cd cover Pinar del Rio is Cuba's westernmost province and home to the ten musical groups that perform the 13 tracks on this album. It is indeed Cuba's "tobacco road," a fertile stretch of green fields and rounded limestone mountains, and that the urbane Habaneros consider Pinarenos to be bumpkins, provincial folk lacking in culture or elegance. The 13 tracks on this album jet through a wide range of Cuban styles, including nostalgic boleros, lively sones, showy guarachas, and controversia, a kind of game where two poets/singers compete by inventing verses. Although it takes some sharp turns musically, it is held together by the regional focus, a Pinareno style that turns out to be a lovely balance between the rough vitality of straight folk music and an overly polished professionalism. For example, in one section of the album, "Dejame que te lleve," a slow, melodramatic cancion lamenting the passage of time is followed by "Todo el mundo quiere bailar" (Everyone loves to dance), a sunny, spicy guaracha that is punctuated by a lively montuno (chorus). Next is a wonderful, trumpet-rich instrumental rendition of the classic bolero "Como fue" ("How could this happen"), followed by "El pintor," a grinding, earthy rumba with poetic lyrics and an almost purely African feel--bongos, claves, call-and-response.

Other gems include three songs by Campesino Cuyaguateje, a 40-year old conjunto that plays "musica campesina" (country music), especially the first track, "Guateque Campesino (Coutry Banquet)," a rousing son, and the last, "Sobre Amistad Finlandia-Cuba, an example of "controversia," a style that sits squarely on the Spanish end of the Afro-Cuban spectrum. Controversia is a form of improvised oral poetry, where several singers take turns inventing verses, backed by tres and drums. The subject of the song is "the friendship between Finland and Cuba." The subject of the album, though, is the vitality and variety of Cuban music in the most distant corners of the island. Detailed liner notes, in Spanish and English (with only the occasional laugh-out-loud sentence), are also a nice surprise. - Elisa S. Murray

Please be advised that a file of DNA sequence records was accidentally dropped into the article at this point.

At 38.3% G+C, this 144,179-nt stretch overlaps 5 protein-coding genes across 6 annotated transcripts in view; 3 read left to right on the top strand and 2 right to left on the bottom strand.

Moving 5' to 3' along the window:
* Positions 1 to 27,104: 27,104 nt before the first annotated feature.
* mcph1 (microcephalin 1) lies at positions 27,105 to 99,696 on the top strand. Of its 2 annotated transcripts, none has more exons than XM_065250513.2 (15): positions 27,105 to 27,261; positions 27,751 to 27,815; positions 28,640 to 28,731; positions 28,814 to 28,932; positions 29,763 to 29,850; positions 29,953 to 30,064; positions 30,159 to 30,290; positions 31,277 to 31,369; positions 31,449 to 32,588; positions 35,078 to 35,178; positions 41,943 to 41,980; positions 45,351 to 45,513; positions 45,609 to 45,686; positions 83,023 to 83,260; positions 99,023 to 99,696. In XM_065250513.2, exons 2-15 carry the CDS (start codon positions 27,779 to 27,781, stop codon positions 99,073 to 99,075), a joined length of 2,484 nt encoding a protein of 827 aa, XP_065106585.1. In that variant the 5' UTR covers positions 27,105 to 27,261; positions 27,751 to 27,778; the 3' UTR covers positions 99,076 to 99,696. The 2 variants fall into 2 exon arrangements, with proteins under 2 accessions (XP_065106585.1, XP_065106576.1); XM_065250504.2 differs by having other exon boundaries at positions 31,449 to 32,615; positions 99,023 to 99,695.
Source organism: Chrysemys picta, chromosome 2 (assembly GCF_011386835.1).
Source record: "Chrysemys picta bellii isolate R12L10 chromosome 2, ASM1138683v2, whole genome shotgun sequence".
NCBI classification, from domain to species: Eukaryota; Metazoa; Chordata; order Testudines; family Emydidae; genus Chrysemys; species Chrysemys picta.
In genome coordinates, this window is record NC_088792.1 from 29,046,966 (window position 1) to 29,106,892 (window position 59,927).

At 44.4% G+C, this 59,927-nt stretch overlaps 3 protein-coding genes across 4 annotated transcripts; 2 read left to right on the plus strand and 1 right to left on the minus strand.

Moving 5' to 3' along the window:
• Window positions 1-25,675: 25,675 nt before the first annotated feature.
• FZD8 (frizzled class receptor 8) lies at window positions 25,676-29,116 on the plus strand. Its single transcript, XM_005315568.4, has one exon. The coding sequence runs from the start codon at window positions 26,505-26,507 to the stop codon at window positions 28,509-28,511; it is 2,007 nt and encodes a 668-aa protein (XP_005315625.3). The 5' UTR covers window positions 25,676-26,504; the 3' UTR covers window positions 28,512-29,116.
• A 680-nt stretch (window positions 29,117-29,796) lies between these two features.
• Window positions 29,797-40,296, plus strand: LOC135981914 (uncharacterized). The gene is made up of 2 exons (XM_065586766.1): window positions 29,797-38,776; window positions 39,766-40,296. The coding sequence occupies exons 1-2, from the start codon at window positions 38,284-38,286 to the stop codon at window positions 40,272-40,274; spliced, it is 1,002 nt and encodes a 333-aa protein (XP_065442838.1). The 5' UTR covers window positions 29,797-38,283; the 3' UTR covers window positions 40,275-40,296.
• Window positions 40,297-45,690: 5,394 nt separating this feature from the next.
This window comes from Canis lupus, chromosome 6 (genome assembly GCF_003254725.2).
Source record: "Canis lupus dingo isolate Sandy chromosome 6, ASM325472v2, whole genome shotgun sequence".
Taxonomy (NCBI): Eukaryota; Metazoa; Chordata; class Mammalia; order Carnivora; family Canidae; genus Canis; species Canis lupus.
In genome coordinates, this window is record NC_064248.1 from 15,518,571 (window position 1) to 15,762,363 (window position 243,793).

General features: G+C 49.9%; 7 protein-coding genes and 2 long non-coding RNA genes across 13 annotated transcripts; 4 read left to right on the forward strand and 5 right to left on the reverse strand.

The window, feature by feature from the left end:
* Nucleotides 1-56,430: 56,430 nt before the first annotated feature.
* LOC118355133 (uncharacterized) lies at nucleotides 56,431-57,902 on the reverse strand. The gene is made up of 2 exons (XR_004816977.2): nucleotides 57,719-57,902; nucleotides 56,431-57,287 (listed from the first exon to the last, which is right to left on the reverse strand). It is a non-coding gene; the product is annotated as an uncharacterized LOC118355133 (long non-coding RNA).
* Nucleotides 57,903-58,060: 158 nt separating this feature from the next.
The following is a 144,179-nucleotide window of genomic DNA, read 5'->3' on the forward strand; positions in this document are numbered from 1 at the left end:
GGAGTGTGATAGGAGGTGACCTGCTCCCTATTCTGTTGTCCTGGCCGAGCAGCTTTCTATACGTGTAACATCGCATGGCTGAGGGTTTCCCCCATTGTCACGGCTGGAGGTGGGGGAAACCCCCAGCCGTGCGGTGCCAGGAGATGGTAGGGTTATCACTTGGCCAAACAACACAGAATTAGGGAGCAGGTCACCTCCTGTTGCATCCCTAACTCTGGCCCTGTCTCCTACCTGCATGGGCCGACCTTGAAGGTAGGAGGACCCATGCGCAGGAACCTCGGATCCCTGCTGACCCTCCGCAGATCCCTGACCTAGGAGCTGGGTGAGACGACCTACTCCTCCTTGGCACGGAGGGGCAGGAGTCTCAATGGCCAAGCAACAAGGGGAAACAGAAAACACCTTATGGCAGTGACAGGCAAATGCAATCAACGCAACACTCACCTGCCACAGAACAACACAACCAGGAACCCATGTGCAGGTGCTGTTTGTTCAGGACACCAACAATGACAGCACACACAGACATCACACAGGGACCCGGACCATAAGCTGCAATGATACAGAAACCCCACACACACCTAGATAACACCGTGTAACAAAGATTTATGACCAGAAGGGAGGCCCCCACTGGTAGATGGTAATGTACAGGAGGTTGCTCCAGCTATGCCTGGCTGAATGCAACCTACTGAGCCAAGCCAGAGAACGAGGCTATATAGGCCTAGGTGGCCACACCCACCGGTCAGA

Conjunto Céspedes
Flores
Xenophile (www.greenlinnet.com)

Conjunto Céspedes is a San Francisco-based band, but its heart is set firmly in Cuba, a Cuba that wears its African heritage in rich, nuanced colors. Formed in 1981 as an acoustic trio of la familia Céspedes, with Gladys "Bobi' Céspedes singing, and husband Luis and nephew Guillermo taking turns on guitar and tres. Over the years, they've added pieces, expanded their repertoire, started recording (1993), and enjoyed extraordinary success. One of the biggest reasons why is Gladys' voice, strong and rich as molasses and capable of leading the band through, on this album, both the hypnotic call-and-responses of the santeria prayer song "Aideu" and the melodrama of the classic bolero "Nosotros." Flores, produced by famed perccussionist John Santos, is their deepest exploration to date of the "Afro" part of Afro-Cuban music. Examples include "El Tambor tiene su magia," an all-percussion song with hypnotic bata drums and congas that could have been recorded in West Africa, and "Aideu," a chanted "santeria" prayer hypnotically banged out by bells and the chekere. Others are straight-ahead salsa numbers with bright horn work and emphasis on clave, such as "Flores para tu altar," one of the best tracks on the album, "Umelina," and "Defiende el Amor," one of two composed by nueva trova star Pablo Milanes. The other by Milanes is "Canto a la Abuela," an affecting song about what a grandmother had to teach a boy. Lyrics are always poetic and often political, unusual in world of popular Latin music. The liner notes are a joy, with all songs translated, and all musicians and instruments listed. About half the songs were composed and arranged by band members. - Elisa S. Murray